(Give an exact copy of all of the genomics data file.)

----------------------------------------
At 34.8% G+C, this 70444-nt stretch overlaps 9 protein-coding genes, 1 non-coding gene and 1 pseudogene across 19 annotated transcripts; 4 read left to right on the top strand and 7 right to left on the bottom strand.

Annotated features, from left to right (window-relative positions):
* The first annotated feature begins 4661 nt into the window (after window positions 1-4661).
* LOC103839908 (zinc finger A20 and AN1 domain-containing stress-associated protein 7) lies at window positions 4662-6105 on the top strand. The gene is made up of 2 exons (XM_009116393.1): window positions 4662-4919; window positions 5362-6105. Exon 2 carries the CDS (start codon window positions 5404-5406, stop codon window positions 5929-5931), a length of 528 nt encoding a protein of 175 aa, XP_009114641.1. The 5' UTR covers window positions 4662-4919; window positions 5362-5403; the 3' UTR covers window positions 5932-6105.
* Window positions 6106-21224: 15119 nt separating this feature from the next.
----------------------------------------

At 34.8% G+C, this 70444-nt stretch overlaps 9 protein-coding genes, 1 non-coding gene and 1 pseudogene across 19 annotated transcripts; 4 read left to right on the top strand and 7 right to left on the bottom strand.

Annotated features, from left to right (window-relative positions):
* The first annotated feature begins 4661 nt into the window (after window positions 1-4661).
* LOC103839908 (zinc finger A20 and AN1 domain-containing stress-associated protein 7) lies at window positions 4662-6105 on the top strand. The gene is made up of 2 exons (XM_009116393.1): window positions 4662-4919; window positions 5362-6105. Exon 2 carries the CDS (start codon window positions 5404-5406, stop codon window positions 5929-5931), a length of 528 nt encoding a protein of 175 aa, XP_009114641.1. The 5' UTR covers window positions 4662-4919; window positions 5362-5403; the 3' UTR covers window positions 5932-6105.
* Window positions 6106-21224: 15119 nt separating this feature from the next.